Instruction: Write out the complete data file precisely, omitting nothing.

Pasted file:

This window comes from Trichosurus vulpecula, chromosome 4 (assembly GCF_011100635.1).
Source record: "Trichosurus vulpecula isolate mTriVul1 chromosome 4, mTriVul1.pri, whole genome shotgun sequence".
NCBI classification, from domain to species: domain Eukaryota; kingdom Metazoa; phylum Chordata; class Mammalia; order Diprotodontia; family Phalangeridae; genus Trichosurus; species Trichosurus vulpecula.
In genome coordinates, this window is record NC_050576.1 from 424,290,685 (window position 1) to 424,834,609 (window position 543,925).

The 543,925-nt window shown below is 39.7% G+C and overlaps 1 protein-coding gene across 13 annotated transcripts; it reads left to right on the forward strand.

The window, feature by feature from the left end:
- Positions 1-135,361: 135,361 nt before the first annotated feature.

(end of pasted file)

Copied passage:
This window comes from Trichosurus vulpecula, chromosome 4 (assembly GCF_011100635.1).
Source record: "Trichosurus vulpecula isolate mTriVul1 chromosome 4, mTriVul1.pri, whole genome shotgun sequence".
NCBI classification, from domain to species: domain Eukaryota; kingdom Metazoa; phylum Chordata; class Mammalia; order Diprotodontia; family Phalangeridae; genus Trichosurus; species Trichosurus vulpecula.
In genome coordinates, this window is record NC_050576.1 from 424,290,685 (window position 1) to 424,834,609 (window position 543,925).

The 543,925-nt window shown below is 39.7% G+C and overlaps 1 protein-coding gene across 13 annotated transcripts; it reads left to right on the forward strand.

The window, feature by feature from the left end:
- Positions 1-135,361: 135,361 nt before the first annotated feature.